There are numerous other techniques that can be used to improve your training and to simply keep things more interesting. I like to play about with different angles, rep speed, rom and time under tension. Every workout is never the same with me. Increasing weight and rep ranges as discussed is a simple way to look at things but then the way you lift during every rep can make a huge difference. At times every rep should be made to be as hard as possible. There are many guys who lift a lot lighter than many think they would but the difference is they lift with full concentration. They squeeze the muscle from the top to the bottom. The negative is usually very slow and controlled allowing for greater time under tension. That brings me onto another style that can help many break plateaus and overload the muscle in a new way. I recommend readers to try negative/eccentric training. This is when you choose a weight that is slightly too heavy for you to perform a full rep with. You then have a partner help you bring up the weight (concentric portion) but they don't assist during the negative portion of the lift. This is when you are strongest and you can control more weight. Moreover eccentric training will cause more muscle fiber damage, requires less energy, creates an anabolic response and as a result more overall muscle hypertrophy. Obviously you can't do this with the likes of deadlifts but it's possible for most exercises. You don't even need a partner for certain arm and leg exercises.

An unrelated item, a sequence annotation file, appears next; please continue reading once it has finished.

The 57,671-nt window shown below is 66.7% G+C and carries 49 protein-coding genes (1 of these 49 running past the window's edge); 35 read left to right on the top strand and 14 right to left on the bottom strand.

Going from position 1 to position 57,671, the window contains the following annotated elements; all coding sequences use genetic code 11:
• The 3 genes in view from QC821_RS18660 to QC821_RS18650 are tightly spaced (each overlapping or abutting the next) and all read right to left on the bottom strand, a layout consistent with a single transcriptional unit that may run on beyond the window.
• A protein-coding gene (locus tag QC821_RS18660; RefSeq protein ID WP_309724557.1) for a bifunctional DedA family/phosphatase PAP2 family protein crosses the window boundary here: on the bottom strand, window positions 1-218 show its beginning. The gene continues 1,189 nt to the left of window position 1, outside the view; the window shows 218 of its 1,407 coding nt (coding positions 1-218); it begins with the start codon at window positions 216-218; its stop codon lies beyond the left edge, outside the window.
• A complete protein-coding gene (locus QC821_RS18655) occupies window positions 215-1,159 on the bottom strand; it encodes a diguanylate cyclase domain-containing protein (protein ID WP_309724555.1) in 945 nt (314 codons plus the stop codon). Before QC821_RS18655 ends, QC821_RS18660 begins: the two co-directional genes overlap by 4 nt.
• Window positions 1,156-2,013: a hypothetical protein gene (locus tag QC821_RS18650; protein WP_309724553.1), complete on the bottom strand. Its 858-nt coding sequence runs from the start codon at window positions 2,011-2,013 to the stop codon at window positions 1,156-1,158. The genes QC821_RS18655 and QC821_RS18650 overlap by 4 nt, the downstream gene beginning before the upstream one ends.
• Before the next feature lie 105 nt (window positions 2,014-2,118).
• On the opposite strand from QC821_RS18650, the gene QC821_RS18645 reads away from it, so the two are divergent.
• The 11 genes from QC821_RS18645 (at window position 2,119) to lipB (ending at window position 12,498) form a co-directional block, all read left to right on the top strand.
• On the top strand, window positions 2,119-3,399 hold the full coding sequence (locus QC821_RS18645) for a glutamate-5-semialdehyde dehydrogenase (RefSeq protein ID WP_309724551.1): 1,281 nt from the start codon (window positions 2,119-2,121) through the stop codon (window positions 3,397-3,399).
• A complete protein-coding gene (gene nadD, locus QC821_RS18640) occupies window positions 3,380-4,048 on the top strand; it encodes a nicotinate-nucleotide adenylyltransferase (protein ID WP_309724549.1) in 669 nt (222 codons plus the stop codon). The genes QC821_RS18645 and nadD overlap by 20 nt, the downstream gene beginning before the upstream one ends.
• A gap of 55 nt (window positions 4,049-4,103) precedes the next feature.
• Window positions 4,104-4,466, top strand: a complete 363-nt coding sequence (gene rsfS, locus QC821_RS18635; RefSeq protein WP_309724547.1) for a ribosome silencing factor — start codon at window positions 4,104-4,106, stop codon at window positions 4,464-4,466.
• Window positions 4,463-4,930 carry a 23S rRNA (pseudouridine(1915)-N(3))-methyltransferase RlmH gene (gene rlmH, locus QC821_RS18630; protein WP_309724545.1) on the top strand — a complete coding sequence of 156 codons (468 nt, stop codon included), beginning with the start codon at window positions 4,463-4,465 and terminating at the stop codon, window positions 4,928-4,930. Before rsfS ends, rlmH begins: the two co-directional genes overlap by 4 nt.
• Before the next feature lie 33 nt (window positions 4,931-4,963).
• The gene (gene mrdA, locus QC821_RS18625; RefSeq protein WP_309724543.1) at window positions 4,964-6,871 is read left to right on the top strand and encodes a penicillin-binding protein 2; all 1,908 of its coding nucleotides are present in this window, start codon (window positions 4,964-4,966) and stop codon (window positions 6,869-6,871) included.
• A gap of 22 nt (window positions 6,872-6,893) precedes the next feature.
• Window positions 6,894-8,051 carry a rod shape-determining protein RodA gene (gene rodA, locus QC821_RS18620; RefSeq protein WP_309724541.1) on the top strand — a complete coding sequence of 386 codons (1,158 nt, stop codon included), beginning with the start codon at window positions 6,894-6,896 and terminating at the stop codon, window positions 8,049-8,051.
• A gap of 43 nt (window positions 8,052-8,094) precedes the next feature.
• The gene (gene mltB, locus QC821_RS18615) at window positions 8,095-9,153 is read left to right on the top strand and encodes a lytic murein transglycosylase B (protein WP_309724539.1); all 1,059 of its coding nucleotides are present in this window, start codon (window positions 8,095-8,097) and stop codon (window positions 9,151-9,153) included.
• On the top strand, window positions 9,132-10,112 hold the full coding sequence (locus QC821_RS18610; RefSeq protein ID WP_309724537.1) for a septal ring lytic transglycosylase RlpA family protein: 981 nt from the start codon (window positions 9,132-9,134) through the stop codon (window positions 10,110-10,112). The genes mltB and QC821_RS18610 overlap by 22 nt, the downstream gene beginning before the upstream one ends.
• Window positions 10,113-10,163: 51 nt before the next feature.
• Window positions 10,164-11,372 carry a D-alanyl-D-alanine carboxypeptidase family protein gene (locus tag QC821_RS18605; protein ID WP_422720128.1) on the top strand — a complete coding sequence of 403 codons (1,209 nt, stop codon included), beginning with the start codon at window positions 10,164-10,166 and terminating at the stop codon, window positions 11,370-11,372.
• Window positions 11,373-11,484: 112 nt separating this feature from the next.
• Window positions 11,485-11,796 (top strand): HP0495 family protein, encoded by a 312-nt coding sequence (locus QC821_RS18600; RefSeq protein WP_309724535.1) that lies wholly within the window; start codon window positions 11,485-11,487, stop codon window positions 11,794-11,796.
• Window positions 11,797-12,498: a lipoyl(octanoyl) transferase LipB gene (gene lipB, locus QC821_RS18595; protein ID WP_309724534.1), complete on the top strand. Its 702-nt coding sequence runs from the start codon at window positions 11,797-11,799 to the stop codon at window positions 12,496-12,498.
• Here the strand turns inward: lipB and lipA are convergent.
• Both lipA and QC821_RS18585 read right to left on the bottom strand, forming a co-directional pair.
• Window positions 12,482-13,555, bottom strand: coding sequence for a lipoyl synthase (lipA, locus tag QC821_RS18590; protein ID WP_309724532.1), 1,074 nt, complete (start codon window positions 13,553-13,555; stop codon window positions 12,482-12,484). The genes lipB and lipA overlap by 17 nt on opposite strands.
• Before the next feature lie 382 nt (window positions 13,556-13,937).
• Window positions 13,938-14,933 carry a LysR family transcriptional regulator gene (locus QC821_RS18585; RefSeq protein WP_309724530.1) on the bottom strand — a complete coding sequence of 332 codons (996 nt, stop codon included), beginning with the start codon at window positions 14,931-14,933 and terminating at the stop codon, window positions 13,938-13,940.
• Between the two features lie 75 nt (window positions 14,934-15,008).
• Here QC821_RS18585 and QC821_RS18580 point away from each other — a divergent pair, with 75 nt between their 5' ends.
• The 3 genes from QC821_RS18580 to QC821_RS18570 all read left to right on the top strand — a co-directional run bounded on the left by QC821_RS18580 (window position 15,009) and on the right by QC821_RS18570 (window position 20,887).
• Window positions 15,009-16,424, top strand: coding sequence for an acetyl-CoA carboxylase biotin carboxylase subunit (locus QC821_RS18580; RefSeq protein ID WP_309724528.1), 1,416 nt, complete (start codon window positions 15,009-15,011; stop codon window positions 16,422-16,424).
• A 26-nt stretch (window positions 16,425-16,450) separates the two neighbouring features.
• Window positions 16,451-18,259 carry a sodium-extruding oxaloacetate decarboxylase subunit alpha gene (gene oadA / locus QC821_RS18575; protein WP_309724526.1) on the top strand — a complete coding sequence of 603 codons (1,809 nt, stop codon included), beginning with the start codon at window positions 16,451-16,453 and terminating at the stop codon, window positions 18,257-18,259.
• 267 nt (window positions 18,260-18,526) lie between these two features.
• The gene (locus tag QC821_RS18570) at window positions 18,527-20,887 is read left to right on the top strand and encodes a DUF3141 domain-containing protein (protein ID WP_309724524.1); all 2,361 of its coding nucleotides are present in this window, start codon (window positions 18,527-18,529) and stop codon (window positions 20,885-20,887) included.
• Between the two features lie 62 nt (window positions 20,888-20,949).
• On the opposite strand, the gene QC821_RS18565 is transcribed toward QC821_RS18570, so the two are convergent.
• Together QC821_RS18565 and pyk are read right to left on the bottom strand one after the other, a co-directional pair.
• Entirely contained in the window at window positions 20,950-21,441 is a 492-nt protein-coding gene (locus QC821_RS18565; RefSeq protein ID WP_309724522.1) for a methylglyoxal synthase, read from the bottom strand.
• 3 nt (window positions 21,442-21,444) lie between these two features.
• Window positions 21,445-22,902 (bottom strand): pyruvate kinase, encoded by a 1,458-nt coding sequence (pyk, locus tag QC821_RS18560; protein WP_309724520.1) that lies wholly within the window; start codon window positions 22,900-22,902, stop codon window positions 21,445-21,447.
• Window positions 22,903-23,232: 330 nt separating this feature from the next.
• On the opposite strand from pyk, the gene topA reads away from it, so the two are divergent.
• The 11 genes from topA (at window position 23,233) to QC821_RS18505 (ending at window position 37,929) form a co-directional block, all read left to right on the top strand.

The different training techniques should be played about with to offer varied stimuli to the muscle. Another example of a training technique is the inclusion of partial reps. Jason Huh is known for utilizing partials and whilst I think his are too partial they are obviously working for him. I urge some of you to add in a few partials sets to your training when using heavy weights. Partials are another useful tool to add intensity and muscle fiber recruitment. A good example of this could be lying leg curls and if you fail at say 15 reps you start using a partial rom to get more reps until you can't lift the weight at all. I recommend all of you to play about with your training to keeps things fresh and keep your body guessing. This could be started by performing different rep ranges than your used to. Then further added to by utilizing negatives, partials, faster and slower rep speeds and increased time under tension.